These treatises were probably composed before Napier had invented the logarithms or any of the apparatuses described in the Rabdologia; for they contain no allusion to the principle of logarithms, even where we should expect to find such a reference, and the one solitary sentence where the Rabdologia is mentioned ("sive omnium facillime per ossa Rhabdologiae nostrae") was probably added afterwards.
Lowe was delighted with this, and promptly translated it into Latin, as follows: "Centinentur hac in fossa Humilis Roberti ossa; Si ad coelum evolabit, Pax in coelo non restabit; Sin in inferis jacebit, Diabolum ejus poenitebit."
Herodotus, also in the 5th century, describes them as the typical (perhaps in contrast to Athenians as the only genuine) Hellenes, and traces their numerous wanderings from (I) an original home " in Deucalion's time " in Phthiotis (the Homeric " Hellas ") in south Thessaly, to (2) Histiaeotis " below Ossa and Olympus " in north-east Thessaly (note that the historic Histiaeotis is " below Pindus " in north-west Thessaly): this was " in the days of Dorus," i.e.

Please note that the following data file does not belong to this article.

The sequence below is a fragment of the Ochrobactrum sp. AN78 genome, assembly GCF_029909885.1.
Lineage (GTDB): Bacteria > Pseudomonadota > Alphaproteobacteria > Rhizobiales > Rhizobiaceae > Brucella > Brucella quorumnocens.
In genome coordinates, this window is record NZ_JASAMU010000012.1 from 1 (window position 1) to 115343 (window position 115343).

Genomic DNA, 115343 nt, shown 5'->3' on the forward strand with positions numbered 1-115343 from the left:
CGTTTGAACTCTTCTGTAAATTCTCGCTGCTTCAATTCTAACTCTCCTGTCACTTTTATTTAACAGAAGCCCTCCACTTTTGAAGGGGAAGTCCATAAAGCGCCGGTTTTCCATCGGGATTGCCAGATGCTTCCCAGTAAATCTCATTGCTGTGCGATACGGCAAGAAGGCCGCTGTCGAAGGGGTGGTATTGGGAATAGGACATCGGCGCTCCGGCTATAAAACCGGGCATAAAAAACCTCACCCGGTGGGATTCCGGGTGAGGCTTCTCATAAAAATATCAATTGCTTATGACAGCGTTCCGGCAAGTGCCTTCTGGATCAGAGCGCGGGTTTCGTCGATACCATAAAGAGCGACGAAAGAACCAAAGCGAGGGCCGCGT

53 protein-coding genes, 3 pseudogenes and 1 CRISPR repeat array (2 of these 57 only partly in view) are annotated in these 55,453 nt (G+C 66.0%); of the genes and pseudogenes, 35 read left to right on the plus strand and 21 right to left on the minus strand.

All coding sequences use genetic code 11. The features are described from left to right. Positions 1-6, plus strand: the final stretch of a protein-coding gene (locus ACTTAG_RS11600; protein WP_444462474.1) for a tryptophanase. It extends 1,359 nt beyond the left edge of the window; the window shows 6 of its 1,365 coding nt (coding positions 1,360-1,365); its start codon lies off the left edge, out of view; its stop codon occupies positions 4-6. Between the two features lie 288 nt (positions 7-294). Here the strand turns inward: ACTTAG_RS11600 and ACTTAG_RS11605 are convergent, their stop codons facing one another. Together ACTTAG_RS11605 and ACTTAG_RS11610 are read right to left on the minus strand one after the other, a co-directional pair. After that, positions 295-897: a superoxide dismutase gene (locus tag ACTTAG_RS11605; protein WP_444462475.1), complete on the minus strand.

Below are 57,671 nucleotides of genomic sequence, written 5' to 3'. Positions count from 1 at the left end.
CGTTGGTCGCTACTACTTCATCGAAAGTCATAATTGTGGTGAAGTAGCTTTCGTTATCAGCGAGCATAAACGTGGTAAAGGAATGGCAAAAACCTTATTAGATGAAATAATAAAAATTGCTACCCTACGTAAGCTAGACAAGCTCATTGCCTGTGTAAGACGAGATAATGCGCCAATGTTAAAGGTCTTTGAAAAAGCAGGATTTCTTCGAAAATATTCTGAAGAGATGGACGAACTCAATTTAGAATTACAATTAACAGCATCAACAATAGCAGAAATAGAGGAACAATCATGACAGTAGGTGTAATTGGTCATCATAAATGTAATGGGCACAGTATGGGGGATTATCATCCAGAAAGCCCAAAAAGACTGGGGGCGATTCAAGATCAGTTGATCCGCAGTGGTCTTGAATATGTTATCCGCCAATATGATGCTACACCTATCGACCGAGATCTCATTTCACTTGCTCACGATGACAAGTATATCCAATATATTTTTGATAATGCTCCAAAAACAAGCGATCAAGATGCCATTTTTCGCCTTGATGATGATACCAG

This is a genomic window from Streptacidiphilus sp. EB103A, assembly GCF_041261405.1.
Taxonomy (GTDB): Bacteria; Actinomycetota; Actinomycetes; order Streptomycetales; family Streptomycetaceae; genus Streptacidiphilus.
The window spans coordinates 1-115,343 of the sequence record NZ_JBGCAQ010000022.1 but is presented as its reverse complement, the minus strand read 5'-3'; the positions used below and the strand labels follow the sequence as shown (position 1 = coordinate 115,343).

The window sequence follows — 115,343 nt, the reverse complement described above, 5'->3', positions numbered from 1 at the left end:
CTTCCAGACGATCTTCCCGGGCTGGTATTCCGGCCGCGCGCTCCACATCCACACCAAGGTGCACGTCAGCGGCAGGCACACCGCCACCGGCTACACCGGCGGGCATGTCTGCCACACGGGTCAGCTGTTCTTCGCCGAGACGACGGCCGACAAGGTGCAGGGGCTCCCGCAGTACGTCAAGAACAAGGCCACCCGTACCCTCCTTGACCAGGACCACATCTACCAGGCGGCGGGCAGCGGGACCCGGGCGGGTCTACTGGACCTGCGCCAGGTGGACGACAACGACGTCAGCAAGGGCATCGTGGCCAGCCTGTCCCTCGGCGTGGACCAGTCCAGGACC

305), they made war upon the Olympian gods and endeavoured to pile Pelion upon Ossa in order to storm heaven itself; had they reached the age of manhood, their attempt would have been successful, but Apollo destroyed them before their beards began to grow.
It is famous in Greek mythology; the giants are said to have piled it on Ossa in order to scale Olympus, the abode of the gods; it was the home of the centaurs, especially of Chiron, who had a cave near its summit, and educated many youthful heroes; the ship "Argo" was built from its pine-woods.
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